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How Age and Time Horizon Impact Investor Decisions

Many factors influence the decisions investors make. This study examines how age and time horizon affect reactions after a sharp market drop.

How would you handle a sudden and significant market drop? Sometimes leading to jarring losses, such an event may force you to question how comfortable you are with the financial plan you have in place. You may wonder if you should hang tight and wait for markets to recover, consider shifting your strategy, or, perhaps more drastically, cut your losses.

There are several factors at play, however, that may dictate how much risk you could tolerate after a market decline. Age and, consequently, time horizon are two of the most important. In this study, we’ll explore how these two aspects can directly impact risk tolerance by analyzing what percentages of people in different age groups say they would do during a substantial market drop.

Key Takeaways

  • According to our survey, approximately 30% of respondents across all age groups would hold during a market drop of 25%.
  • As people near retirement, they say they’re less likely to invest or shift their strategy.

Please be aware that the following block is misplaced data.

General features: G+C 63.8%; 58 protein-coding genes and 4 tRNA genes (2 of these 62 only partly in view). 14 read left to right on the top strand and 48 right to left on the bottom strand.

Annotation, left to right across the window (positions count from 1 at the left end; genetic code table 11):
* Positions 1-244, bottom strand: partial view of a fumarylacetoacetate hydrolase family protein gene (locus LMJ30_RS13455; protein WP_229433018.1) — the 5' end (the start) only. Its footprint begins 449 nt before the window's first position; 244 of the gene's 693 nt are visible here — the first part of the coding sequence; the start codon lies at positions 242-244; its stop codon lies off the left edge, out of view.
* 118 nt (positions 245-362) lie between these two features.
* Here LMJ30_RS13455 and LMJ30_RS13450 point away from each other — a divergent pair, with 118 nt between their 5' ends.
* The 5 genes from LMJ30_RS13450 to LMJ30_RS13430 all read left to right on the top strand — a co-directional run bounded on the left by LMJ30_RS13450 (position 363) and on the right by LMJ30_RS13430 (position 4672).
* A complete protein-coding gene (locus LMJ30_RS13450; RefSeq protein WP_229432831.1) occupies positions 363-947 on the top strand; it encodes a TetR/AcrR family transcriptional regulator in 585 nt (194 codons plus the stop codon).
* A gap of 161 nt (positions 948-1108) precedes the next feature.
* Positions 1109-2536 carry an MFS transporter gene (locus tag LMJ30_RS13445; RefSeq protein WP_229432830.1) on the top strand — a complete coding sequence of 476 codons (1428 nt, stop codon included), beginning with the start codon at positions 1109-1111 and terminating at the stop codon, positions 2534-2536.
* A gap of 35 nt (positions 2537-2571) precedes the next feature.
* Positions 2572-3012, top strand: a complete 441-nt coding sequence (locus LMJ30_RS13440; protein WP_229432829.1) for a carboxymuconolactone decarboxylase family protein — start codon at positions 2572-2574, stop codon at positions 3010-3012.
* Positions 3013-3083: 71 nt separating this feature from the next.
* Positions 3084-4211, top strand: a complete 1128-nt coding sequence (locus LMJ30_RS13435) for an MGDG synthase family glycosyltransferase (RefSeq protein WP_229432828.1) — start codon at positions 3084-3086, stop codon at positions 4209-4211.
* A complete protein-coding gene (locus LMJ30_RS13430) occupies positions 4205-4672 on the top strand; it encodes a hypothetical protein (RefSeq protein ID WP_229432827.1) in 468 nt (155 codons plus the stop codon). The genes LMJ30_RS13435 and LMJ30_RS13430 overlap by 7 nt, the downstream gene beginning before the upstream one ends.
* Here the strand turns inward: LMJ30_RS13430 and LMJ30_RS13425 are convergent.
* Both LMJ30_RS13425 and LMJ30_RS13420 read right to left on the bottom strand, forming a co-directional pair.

• Younger people, especially those under 30 years old, claim they would take more chances by investing or shifting their plans.
Man thinking about a market drop

What Is Time Horizon?

In investing and financial planning, time horizon is how long it takes to accomplish a particular goal. For instance, if you have decided that you want to retire at 65 years old and you’re currently 35, then your horizon to reach this benchmark is 30 years. Some milestones, like retirement, can be more transitional, however, leading you into a period with different needs and investment aspirations.

Often, financial advisors use time horizon as a measuring stick when helping you create a plan to reach your goals. When managing your portfolio, for example, an expert may look at your age and goal to discern a time span or use a specific window you have provided to decide which types of assets to invest in.

“Retirement tends to be the most important factor in planning an investment horizon,” says Asher Rogovy, chief investment officer of New York-based investment advisor firm, Magnifina. “Other milestones might include saving for a [down payment] or building an educational fund,” he continues.

What People Would Do During a Market Drop

Variables such as age, time horizon, risk tolerance, and types of goals can directly influence the actions someone may take after a market drop. To demonstrate the varying reactions, we surveyed over 32,000 respondents of various age groups to see what people would do in a hypothetical scenario where the market dropped about 25%. People could select whether to hold their investments, invest, shift their strategy to something more conservative, or say they were unsure.